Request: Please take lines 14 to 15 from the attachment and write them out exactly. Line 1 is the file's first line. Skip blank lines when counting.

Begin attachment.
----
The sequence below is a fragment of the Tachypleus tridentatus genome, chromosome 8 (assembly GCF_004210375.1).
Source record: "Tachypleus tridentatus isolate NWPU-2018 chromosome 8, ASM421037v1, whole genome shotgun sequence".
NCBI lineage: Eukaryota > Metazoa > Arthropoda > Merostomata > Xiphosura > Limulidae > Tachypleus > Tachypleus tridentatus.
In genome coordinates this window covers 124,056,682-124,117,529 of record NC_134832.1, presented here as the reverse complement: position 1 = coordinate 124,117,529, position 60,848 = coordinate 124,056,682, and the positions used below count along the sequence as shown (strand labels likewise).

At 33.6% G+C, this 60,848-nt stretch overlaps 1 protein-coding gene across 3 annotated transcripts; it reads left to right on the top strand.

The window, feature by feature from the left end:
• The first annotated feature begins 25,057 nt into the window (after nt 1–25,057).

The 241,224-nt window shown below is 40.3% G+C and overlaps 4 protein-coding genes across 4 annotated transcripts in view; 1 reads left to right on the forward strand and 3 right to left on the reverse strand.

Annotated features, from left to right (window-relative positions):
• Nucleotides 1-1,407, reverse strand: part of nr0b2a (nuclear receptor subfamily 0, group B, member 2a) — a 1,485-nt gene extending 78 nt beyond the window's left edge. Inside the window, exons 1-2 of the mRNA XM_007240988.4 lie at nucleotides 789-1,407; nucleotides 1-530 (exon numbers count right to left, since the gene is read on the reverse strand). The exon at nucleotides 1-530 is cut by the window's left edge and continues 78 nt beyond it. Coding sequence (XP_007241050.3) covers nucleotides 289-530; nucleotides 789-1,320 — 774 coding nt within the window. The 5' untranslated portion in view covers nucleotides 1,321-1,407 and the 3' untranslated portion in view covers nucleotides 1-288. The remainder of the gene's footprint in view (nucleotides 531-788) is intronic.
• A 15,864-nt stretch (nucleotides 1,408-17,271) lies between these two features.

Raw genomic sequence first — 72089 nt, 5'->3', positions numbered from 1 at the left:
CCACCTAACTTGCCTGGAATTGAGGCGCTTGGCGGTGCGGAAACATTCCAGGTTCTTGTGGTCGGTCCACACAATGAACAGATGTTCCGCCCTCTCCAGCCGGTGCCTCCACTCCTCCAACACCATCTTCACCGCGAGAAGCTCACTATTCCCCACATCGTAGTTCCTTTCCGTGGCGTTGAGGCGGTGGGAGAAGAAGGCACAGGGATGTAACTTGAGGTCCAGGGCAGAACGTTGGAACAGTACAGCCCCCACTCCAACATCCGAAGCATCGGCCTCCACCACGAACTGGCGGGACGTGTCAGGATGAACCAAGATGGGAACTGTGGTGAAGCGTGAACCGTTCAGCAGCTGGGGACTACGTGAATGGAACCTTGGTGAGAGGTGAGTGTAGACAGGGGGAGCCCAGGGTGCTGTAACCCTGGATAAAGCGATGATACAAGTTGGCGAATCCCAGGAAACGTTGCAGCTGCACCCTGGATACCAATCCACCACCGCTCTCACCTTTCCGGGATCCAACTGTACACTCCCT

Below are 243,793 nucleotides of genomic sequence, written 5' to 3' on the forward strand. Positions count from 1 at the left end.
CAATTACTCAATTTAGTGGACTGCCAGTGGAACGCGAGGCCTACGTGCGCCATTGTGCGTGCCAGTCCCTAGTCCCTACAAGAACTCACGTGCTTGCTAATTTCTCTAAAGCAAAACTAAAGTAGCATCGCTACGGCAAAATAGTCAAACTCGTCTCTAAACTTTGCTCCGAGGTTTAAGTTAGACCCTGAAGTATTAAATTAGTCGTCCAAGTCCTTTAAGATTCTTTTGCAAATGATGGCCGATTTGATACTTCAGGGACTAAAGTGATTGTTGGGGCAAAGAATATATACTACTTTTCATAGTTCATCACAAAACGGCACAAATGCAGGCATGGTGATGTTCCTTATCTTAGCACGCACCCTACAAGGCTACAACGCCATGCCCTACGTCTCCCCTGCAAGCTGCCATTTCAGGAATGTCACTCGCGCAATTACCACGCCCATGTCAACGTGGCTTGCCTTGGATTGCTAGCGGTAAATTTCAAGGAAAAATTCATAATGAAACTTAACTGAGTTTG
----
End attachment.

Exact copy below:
Below are 243,793 nucleotides of genomic sequence, written 5' to 3' on the forward strand. Positions count from 1 at the left end.
CAATTACTCAATTTAGTGGACTGCCAGTGGAACGCGAGGCCTACGTGCGCCATTGTGCGTGCCAGTCCCTAGTCCCTACAAGAACTCACGTGCTTGCTAATTTCTCTAAAGCAAAACTAAAGTAGCATCGCTACGGCAAAATAGTCAAACTCGTCTCTAAACTTTGCTCCGAGGTTTAAGTTAGACCCTGAAGTATTAAATTAGTCGTCCAAGTCCTTTAAGATTCTTTTGCAAATGATGGCCGATTTGATACTTCAGGGACTAAAGTGATTGTTGGGGCAAAGAATATATACTACTTTTCATAGTTCATCACAAAACGGCACAAATGCAGGCATGGTGATGTTCCTTATCTTAGCACGCACCCTACAAGGCTACAACGCCATGCCCTACGTCTCCCCTGCAAGCTGCCATTTCAGGAATGTCACTCGCGCAATTACCACGCCCATGTCAACGTGGCTTGCCTTGGATTGCTAGCGGTAAATTTCAAGGAAAAATTCATAATGAAACTTAACTGAGTTTG